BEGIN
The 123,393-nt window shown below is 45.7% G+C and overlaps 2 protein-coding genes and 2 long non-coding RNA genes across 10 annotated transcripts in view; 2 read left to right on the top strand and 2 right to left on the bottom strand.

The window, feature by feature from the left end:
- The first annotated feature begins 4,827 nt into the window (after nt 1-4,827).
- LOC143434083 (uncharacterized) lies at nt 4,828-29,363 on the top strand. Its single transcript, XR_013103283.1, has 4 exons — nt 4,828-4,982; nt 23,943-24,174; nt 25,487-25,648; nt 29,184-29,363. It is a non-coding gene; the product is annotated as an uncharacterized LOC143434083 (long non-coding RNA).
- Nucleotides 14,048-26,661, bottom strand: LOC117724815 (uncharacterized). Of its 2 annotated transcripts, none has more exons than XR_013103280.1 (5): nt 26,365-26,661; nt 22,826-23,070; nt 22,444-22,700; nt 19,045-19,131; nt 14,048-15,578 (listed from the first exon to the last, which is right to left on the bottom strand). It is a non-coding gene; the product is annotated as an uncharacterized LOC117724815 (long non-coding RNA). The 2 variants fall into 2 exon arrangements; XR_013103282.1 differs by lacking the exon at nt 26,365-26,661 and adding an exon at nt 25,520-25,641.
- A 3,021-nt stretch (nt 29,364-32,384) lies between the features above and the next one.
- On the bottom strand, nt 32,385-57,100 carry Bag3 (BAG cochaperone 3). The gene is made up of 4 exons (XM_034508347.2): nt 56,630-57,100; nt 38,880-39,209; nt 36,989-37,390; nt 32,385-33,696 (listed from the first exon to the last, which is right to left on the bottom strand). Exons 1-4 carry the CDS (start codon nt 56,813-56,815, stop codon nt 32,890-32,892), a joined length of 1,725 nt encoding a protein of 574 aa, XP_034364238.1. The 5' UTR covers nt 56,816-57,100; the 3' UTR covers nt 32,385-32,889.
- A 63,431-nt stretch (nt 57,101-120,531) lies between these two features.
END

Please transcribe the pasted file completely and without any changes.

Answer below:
The 123,393-nt window shown below is 45.7% G+C and overlaps 2 protein-coding genes and 2 long non-coding RNA genes across 10 annotated transcripts in view; 2 read left to right on the top strand and 2 right to left on the bottom strand.

The window, feature by feature from the left end:
- The first annotated feature begins 4,827 nt into the window (after nt 1-4,827).
- LOC143434083 (uncharacterized) lies at nt 4,828-29,363 on the top strand. Its single transcript, XR_013103283.1, has 4 exons — nt 4,828-4,982; nt 23,943-24,174; nt 25,487-25,648; nt 29,184-29,363. It is a non-coding gene; the product is annotated as an uncharacterized LOC143434083 (long non-coding RNA).
- Nucleotides 14,048-26,661, bottom strand: LOC117724815 (uncharacterized). Of its 2 annotated transcripts, none has more exons than XR_013103280.1 (5): nt 26,365-26,661; nt 22,826-23,070; nt 22,444-22,700; nt 19,045-19,131; nt 14,048-15,578 (listed from the first exon to the last, which is right to left on the bottom strand). It is a non-coding gene; the product is annotated as an uncharacterized LOC117724815 (long non-coding RNA). The 2 variants fall into 2 exon arrangements; XR_013103282.1 differs by lacking the exon at nt 26,365-26,661 and adding an exon at nt 25,520-25,641.
- A 3,021-nt stretch (nt 29,364-32,384) lies between the features above and the next one.
- On the bottom strand, nt 32,385-57,100 carry Bag3 (BAG cochaperone 3). The gene is made up of 4 exons (XM_034508347.2): nt 56,630-57,100; nt 38,880-39,209; nt 36,989-37,390; nt 32,385-33,696 (listed from the first exon to the last, which is right to left on the bottom strand). Exons 1-4 carry the CDS (start codon nt 56,813-56,815, stop codon nt 32,890-32,892), a joined length of 1,725 nt encoding a protein of 574 aa, XP_034364238.1. The 5' UTR covers nt 56,816-57,100; the 3' UTR covers nt 32,385-32,889.
- A 63,431-nt stretch (nt 57,101-120,531) lies between these two features.